This article originally appeared on VICE Sports UK.
On 24 September 1968, the Marylebone Cricket Club announced that their tour of South Africa was cancelled. The newspaper prints whirred into action, as the resultant media frenzy began. The England cricket team had been due to travel to South Africa under the MCC's auspices, but were now informed that they would be staying home on account of the bitter controversy that had been swirling around the tour for months. That controversy centred on a polite, well-spoken, Cape Town-born all rounder named Basil D'Oliveira, who had been hoping to represent his adopted country, England, at the wicket and on the pitches laid over his native soil.
While D'Oliveira was an excellent cricketer, a consummate gentleman and, by most accounts, a thoroughly decent man, the South African government of the day had one major problem with him. The problem was that, as a man of mixed Indian and Portuguese heritage, he was a 'coloured' cricketer included to face an all-white South African team. The deeply unpleasant John Vorster, then National Party premier, was dead set against D'Oliveira's inclusion in the MCC squad, even if he tried to maintain a facade of conciliation in the months before the tour's scheduled start. As a former Nazi sympathiser and a staunch champion of apartheid, Vorster was never going to allow a supposed racial inferior to show his sporting worth and so embarrass his segregationist regime.
In the build-up to the tour, everything had been done to deter D'Oliveira from making himself available to selectors. In a series of cloak-and-dagger moves from English and South African cricketing officials and politicians, he was offered bribes, threatened, induced and cajoled, though none of these intrigues came to fruition. Unlike those plotting his exclusion from the team, D'Oliveira was a man of principle, character and firm resolution, and was not going to be denied the right to represent England in the same way he had been with South Africa. What's more, public opinion in Britain was solidly behind him. Attitudes towards apartheid were hardening, and the general consensus was that D'Oliveira's treatment at home and abroad was anything but cricket.
Though his selection was in doubt in the weeks leading up to the tour, an injury to bowler Tom Cartwright saw D'Oliveira included. Vorster reacted in predictable fashion, saying: "We are not prepared to receive a team thrust upon us by people whose interests are not in the game but to gain certain political objectives which they do not even attempt to hide. The MCC team is not the team of the MCC but of the anti-apartheid movement." If the snub to D'Oliveira wasn't enough, the insult to English cricket more generally helped to ferment public uproar. The MCC saw the light and cancelled the tour altogether, while Denis Howell, Labour's sports minister, called Vorster's accusations "ludicrous."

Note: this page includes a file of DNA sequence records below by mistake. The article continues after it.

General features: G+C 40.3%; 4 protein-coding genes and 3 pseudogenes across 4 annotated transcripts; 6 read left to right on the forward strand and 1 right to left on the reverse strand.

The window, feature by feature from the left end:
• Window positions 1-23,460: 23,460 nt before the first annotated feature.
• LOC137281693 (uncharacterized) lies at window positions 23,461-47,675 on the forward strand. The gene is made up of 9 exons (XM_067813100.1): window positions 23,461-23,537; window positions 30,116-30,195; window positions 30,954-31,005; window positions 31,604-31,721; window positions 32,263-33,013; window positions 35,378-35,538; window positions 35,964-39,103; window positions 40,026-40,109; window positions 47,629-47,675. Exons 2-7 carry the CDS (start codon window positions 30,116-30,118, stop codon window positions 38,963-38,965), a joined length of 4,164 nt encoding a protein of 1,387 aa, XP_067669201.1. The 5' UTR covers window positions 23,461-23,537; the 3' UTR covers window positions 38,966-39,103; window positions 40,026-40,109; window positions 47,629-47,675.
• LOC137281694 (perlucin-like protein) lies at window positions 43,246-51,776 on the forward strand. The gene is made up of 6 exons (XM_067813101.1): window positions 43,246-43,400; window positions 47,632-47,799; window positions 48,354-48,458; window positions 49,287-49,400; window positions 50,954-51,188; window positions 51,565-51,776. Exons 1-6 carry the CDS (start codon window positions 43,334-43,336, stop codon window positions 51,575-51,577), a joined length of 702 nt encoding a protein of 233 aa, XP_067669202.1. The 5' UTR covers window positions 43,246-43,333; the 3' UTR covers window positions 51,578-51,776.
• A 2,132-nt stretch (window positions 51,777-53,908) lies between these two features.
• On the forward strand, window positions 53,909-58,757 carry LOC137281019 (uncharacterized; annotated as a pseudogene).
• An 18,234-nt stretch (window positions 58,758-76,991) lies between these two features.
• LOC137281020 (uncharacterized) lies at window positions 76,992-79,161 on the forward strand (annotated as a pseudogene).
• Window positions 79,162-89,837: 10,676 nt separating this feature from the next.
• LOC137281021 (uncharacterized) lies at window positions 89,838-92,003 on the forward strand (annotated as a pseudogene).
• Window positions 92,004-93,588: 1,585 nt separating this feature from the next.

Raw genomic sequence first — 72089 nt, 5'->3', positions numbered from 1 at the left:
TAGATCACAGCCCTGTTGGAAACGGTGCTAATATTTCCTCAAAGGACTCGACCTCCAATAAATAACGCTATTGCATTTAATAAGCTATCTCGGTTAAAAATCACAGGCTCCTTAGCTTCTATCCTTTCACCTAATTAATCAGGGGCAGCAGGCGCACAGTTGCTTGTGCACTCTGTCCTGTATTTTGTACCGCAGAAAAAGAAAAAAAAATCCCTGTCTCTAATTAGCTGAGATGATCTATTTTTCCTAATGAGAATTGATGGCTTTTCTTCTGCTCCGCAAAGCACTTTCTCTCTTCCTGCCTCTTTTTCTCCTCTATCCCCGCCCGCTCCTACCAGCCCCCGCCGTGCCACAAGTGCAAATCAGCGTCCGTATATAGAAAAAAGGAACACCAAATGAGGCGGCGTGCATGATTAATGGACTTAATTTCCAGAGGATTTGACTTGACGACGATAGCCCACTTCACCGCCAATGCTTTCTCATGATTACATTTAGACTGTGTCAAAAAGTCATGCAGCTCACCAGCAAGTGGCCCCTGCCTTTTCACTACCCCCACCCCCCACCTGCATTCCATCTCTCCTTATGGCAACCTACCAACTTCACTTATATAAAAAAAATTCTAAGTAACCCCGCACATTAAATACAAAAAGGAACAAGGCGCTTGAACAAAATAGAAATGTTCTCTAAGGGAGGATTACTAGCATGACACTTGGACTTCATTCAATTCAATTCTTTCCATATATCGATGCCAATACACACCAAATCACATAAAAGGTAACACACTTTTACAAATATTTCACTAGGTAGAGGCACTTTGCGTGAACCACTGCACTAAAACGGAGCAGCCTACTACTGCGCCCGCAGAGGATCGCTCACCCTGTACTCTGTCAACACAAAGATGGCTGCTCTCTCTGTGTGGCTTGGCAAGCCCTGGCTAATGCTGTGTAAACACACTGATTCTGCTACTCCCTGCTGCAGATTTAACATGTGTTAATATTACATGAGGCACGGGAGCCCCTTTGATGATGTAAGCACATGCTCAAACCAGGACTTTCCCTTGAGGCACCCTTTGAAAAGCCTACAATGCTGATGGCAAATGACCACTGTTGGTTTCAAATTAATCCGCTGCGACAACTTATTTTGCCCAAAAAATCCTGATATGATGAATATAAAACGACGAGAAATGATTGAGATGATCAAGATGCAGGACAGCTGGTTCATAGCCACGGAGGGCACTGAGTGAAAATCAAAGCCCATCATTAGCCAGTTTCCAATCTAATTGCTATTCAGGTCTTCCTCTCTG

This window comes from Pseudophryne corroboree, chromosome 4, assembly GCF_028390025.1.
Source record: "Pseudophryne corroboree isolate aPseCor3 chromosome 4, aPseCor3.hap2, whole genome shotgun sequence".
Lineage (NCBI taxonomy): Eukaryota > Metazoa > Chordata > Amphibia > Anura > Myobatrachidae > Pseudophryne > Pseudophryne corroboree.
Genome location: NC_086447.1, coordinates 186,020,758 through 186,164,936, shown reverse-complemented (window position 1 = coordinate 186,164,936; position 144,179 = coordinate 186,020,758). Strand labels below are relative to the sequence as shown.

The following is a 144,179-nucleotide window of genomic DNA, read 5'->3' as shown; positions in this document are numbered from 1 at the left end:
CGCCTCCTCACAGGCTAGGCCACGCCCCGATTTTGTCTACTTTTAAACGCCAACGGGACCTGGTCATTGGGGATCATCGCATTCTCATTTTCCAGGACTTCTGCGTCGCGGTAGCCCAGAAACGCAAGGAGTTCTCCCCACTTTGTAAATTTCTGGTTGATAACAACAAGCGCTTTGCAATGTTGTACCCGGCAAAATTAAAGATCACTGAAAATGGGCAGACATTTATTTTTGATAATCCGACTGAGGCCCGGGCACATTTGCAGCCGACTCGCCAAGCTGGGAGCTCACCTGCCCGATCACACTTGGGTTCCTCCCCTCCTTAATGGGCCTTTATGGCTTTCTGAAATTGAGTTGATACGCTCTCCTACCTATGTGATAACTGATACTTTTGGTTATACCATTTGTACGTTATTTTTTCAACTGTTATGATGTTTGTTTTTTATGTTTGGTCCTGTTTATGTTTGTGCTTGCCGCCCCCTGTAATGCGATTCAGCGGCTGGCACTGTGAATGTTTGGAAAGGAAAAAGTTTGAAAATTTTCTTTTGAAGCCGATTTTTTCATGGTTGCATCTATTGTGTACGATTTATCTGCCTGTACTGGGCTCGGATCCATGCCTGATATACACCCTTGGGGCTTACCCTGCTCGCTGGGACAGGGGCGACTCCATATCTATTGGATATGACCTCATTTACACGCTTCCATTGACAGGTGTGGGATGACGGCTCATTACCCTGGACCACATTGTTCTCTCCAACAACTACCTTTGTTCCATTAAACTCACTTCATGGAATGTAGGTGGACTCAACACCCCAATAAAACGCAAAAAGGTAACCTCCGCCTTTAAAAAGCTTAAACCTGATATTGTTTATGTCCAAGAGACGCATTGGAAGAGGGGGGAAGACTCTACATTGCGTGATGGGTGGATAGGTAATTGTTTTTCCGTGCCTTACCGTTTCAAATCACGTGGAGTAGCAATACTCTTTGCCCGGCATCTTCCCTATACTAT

The D'Oliveira affair, as it would become known, did a huge amount for the anti-apartheid movement in Britain. It also increased the momentum of various efforts at sporting boycott, with the ICC imposing a moratorium on tours to South Africa in 1970. Though the Proteas were due to travel to England that year and the MCC were still happy for the return tour to go ahead, public opinion and political pressure saw them withdraw the invitation. At the same time, the South Africa rugby team's tour of England and Ireland was greeted by mass anti-apartheid demonstrations, including an attempt to hijack the team bus in London and a 'lie in' on the streets of Dublin which blocked the team's route to Lansdowne Road.
It should be said that, prior to the D'Oliveira affair, several sporting boycotts of South Africa were already in action. The South African Football Association had been suspended by FIFA in 1961 for practising segregationist policies, while South Africa had been barred from the Tokyo Olympics in 1964. In early 1968, with the scandal concerning D'Oliveira in its incipient stages, the United Nations general assembly called for a boycott of all South African sports teams which were organised along apartheid lines. The majority of sporting bodies began to cut ties with South Africa, and the seventies and eighties saw them incrementally ostracised from cricket, rugby, track and field, golf, tennis and, from 1974 onwards, even chess.
That said, though sporting boycotts were backed by UN directive, they were not universally adhered to. In cricket and rugby union especially, there were teams who defied anti-apartheid sentiment and chose to tour South Africa regardless. Despite further sporting sanctions against South Africa, as well as the Gleneagles Agreement of 1977 – in which Commonwealth leaders further agreed to discourage links to South African sport – and the condemnatory 'Register of Sports Contacts with South Africa' set up to pressurise individual athletes by the United Nations in 1980, not everyone was deterred from maintaining relationships with apartheid-era teams.
At various points throughout the seventies, English county cricketer, businessman and sports promoter Derrick Robins organised private tours of South Africa. There were no sanctions against individual cricketers who toured the country at that point and, as such, despite condemnation by politicians, activists and many cricket fans, several big names in the sport decided to join him on these overseas jaunts, with the likes of Brian Close, Bob Willis and Tony Greig involved. Robins largely shrugged off the criticism his tours attracted, and even went as far as to suggest that by fielding multi-racial teams – West Indian cricketer John Shepherd was included on two of his tours – he was helping to break down apartheid. Naturally, not everyone bought this explanation, and perhaps owing in part to the reaction in Britain he made South Africa his part-time home from 1975.
After the Gleneagles Agreement and a series of increasingly strict motions from the ICC, there were still several excursions to South Africa which came to be known as rebel tours. Often made up of jaded veterans or naive youngsters and enticed by generous financial incentives from corporate sponsors – this in an attempt to avoid the furore that would have resulted from National Party financing – cricket teams from England, Sri Lanka, the West Indies and Australia went on a total of seven unofficial trips. The first of these was an 'English XI' led by Graham Gooch in 1982, with news of their tour only breaking when they arrived in Johannesburg that March. The 12 cricketers involved had planned the expedition in secret, and were prepared to ride out the public opprobrium and any sanctions issued by the ICC.